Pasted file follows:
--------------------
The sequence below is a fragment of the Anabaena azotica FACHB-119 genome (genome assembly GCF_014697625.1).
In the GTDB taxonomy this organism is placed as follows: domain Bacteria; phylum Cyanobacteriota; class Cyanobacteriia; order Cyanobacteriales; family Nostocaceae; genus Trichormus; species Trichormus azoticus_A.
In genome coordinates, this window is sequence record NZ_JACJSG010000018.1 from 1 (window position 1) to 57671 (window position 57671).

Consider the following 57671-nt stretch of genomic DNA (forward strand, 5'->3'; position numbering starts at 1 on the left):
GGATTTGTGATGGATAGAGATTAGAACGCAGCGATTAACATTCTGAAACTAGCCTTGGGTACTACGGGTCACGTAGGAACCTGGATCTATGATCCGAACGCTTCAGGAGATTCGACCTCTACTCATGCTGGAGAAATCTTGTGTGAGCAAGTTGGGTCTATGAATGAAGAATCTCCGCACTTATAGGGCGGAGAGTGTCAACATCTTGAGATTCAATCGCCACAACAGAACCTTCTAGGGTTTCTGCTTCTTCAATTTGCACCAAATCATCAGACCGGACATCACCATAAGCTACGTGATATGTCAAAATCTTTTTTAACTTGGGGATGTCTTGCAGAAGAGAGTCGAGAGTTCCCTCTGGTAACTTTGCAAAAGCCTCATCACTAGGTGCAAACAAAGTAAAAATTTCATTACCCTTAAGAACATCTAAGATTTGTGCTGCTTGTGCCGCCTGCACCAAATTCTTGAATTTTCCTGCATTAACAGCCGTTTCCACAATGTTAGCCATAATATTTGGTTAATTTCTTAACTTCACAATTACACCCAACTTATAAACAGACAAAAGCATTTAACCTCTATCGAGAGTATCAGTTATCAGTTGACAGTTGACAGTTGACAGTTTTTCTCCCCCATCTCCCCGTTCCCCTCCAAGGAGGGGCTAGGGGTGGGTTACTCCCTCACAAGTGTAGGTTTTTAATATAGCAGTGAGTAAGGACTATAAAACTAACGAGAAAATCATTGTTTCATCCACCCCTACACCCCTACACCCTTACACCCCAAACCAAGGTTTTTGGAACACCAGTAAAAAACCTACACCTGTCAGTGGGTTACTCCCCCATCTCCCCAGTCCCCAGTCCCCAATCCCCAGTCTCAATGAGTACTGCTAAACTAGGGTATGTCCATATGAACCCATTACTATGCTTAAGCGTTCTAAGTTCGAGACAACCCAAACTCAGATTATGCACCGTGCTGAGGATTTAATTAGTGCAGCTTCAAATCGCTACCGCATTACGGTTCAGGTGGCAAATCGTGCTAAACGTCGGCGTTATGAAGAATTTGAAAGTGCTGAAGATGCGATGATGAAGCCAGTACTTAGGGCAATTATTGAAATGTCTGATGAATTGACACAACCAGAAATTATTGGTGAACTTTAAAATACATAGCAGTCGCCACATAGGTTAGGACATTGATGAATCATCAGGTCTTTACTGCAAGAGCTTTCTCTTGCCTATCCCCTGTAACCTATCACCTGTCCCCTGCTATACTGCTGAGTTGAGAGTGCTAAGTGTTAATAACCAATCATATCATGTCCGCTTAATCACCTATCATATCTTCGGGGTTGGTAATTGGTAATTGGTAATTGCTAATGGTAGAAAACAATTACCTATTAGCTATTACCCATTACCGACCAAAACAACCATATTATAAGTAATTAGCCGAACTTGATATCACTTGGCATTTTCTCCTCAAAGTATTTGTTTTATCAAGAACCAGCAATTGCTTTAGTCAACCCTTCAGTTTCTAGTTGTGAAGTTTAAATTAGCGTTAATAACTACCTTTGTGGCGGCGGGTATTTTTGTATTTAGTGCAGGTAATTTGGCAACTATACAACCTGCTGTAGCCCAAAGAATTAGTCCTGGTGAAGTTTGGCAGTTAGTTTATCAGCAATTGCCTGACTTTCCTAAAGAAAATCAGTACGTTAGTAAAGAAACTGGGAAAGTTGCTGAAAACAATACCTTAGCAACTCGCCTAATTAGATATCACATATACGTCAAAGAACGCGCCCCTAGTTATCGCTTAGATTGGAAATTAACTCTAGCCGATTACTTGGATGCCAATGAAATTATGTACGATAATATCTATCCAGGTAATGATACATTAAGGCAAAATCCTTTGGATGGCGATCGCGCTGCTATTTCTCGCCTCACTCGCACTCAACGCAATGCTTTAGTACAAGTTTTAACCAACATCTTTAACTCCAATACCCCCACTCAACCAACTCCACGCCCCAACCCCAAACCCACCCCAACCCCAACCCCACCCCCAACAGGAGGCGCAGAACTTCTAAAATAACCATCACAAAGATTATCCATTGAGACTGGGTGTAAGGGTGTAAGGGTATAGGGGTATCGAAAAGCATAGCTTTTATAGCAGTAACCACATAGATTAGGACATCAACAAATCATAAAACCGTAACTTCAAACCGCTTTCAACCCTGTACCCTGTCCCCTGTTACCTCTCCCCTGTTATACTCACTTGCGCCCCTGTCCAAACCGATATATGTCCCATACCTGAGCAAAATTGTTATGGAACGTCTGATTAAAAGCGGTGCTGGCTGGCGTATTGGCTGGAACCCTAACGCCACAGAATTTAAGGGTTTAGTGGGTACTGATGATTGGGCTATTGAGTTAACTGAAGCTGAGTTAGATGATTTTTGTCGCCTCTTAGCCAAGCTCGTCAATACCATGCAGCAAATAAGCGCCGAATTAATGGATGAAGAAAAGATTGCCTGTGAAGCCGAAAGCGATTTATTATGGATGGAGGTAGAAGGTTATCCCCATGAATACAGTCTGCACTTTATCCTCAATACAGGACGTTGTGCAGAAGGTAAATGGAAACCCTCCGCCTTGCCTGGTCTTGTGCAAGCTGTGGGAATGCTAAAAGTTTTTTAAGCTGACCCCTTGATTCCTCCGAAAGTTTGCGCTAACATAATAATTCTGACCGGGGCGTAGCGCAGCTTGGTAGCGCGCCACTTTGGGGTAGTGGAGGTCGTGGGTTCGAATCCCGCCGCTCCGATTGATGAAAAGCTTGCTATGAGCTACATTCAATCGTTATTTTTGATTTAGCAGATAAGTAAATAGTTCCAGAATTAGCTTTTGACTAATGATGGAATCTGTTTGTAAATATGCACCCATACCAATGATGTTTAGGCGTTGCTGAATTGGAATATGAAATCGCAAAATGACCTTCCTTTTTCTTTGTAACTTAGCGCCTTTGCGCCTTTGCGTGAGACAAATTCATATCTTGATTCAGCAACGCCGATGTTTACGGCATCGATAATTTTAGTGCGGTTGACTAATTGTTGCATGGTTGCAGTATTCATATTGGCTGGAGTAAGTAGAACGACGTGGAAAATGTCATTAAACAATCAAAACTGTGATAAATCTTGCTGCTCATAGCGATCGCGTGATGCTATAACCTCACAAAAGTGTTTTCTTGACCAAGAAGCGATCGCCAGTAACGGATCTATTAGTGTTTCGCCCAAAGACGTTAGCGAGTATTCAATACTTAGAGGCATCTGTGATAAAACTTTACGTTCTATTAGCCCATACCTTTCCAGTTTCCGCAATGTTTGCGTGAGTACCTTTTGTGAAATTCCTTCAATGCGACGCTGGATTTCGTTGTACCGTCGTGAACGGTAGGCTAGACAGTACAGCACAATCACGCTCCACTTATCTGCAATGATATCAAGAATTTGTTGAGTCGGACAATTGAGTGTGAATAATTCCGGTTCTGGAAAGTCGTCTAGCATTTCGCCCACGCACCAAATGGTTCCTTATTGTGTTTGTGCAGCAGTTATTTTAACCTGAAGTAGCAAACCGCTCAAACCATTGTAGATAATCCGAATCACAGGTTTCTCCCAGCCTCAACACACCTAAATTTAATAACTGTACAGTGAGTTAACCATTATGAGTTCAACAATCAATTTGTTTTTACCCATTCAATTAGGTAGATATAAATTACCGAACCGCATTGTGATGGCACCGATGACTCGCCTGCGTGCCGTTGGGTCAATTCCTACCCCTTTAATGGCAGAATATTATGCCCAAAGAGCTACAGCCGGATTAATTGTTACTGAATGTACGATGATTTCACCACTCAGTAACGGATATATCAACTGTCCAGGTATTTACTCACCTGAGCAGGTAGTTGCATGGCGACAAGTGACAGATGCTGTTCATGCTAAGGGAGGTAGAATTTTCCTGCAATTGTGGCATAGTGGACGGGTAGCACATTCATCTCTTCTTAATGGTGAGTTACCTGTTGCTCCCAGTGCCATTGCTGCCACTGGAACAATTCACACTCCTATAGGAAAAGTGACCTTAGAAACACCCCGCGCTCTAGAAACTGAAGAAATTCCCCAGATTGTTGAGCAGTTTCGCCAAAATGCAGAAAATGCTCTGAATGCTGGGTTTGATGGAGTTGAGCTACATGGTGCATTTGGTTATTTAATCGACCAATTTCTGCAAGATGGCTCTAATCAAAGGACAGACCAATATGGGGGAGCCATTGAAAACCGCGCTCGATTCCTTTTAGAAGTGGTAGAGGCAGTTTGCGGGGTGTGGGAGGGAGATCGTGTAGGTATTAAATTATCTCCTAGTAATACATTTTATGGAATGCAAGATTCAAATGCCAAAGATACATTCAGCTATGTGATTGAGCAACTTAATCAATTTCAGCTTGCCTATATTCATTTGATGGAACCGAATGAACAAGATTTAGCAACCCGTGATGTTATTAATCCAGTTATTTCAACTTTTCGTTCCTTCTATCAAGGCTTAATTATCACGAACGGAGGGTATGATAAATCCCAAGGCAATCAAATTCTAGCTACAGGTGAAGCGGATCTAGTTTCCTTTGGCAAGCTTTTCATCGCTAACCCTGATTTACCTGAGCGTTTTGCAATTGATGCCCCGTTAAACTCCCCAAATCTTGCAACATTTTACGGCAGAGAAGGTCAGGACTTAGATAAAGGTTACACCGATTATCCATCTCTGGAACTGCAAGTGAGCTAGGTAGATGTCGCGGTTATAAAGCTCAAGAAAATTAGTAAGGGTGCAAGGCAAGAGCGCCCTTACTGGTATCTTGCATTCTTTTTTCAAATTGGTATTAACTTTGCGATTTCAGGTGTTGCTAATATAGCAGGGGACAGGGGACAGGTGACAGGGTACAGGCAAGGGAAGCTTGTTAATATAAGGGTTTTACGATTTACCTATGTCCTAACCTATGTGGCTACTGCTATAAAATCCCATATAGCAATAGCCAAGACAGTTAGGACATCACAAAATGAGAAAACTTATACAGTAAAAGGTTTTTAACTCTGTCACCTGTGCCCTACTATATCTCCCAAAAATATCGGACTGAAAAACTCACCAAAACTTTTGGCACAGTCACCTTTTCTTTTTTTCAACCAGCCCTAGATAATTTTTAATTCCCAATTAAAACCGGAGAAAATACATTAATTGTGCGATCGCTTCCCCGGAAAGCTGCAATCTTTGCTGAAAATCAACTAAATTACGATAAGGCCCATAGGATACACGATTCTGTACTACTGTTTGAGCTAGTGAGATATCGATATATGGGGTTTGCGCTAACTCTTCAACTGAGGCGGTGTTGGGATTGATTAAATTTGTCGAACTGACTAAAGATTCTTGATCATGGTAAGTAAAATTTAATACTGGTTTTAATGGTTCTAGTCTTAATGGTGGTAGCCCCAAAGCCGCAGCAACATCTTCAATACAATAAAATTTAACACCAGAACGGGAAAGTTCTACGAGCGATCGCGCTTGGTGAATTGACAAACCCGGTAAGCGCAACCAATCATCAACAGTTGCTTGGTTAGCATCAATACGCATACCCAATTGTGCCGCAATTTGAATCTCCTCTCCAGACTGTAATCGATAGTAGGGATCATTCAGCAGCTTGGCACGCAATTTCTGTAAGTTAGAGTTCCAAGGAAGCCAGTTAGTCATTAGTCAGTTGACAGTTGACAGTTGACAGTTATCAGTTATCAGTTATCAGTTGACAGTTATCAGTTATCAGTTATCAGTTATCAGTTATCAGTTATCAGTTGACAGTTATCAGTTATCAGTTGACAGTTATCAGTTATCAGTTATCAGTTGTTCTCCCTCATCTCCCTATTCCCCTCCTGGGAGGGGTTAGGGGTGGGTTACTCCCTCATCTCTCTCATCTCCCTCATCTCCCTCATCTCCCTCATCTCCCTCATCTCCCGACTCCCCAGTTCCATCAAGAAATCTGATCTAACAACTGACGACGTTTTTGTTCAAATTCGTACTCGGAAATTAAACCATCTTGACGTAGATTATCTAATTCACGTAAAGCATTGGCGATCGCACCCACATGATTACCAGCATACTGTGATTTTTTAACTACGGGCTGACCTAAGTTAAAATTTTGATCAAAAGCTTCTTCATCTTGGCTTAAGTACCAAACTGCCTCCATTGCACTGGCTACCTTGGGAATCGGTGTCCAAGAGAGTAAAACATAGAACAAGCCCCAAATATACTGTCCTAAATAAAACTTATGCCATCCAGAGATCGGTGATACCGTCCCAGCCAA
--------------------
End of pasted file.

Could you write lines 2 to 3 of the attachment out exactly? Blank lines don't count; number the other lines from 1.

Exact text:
In the GTDB taxonomy this organism is placed as follows: domain Bacteria; phylum Cyanobacteriota; class Cyanobacteriia; order Cyanobacteriales; family Nostocaceae; genus Trichormus; species Trichormus azoticus_A.
In genome coordinates, this window is sequence record NZ_JACJSG010000018.1 from 1 (window position 1) to 57671 (window position 57671).